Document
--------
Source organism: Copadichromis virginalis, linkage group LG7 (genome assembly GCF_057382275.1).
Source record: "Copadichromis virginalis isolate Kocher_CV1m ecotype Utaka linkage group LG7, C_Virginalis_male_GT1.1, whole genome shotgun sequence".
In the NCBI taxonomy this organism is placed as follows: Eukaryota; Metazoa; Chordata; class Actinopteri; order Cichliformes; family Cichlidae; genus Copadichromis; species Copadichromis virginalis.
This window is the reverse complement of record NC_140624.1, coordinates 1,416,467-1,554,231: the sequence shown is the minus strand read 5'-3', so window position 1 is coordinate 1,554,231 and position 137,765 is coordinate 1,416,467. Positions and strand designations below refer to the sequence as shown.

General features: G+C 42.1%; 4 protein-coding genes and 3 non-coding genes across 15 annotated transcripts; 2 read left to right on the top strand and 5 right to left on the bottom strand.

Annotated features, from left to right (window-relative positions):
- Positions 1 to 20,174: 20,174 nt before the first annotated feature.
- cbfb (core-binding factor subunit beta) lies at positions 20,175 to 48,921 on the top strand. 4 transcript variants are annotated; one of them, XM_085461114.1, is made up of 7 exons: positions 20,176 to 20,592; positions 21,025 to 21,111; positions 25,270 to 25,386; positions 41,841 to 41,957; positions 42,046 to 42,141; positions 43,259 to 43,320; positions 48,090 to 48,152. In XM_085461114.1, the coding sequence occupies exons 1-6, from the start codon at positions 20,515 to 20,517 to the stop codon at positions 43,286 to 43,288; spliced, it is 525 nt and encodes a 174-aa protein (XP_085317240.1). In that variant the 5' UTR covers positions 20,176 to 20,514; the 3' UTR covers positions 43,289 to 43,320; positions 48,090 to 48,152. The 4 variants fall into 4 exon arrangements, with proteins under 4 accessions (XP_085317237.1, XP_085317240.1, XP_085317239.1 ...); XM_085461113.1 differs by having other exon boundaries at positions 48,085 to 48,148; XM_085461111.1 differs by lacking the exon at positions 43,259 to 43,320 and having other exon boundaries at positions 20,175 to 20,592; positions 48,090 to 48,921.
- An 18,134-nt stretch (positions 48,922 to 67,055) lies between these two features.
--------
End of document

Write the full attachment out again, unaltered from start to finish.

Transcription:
Source organism: Copadichromis virginalis, linkage group LG7 (genome assembly GCF_057382275.1).
Source record: "Copadichromis virginalis isolate Kocher_CV1m ecotype Utaka linkage group LG7, C_Virginalis_male_GT1.1, whole genome shotgun sequence".
In the NCBI taxonomy this organism is placed as follows: Eukaryota; Metazoa; Chordata; class Actinopteri; order Cichliformes; family Cichlidae; genus Copadichromis; species Copadichromis virginalis.
This window is the reverse complement of record NC_140624.1, coordinates 1,416,467-1,554,231: the sequence shown is the minus strand read 5'-3', so window position 1 is coordinate 1,554,231 and position 137,765 is coordinate 1,416,467. Positions and strand designations below refer to the sequence as shown.

General features: G+C 42.1%; 4 protein-coding genes and 3 non-coding genes across 15 annotated transcripts; 2 read left to right on the top strand and 5 right to left on the bottom strand.

Annotated features, from left to right (window-relative positions):
- Positions 1 to 20,174: 20,174 nt before the first annotated feature.
- cbfb (core-binding factor subunit beta) lies at positions 20,175 to 48,921 on the top strand. 4 transcript variants are annotated; one of them, XM_085461114.1, is made up of 7 exons: positions 20,176 to 20,592; positions 21,025 to 21,111; positions 25,270 to 25,386; positions 41,841 to 41,957; positions 42,046 to 42,141; positions 43,259 to 43,320; positions 48,090 to 48,152. In XM_085461114.1, the coding sequence occupies exons 1-6, from the start codon at positions 20,515 to 20,517 to the stop codon at positions 43,286 to 43,288; spliced, it is 525 nt and encodes a 174-aa protein (XP_085317240.1). In that variant the 5' UTR covers positions 20,176 to 20,514; the 3' UTR covers positions 43,289 to 43,320; positions 48,090 to 48,152. The 4 variants fall into 4 exon arrangements, with proteins under 4 accessions (XP_085317237.1, XP_085317240.1, XP_085317239.1 ...); XM_085461113.1 differs by having other exon boundaries at positions 48,085 to 48,148; XM_085461111.1 differs by lacking the exon at positions 43,259 to 43,320 and having other exon boundaries at positions 20,175 to 20,592; positions 48,090 to 48,921.
- An 18,134-nt stretch (positions 48,922 to 67,055) lies between these two features.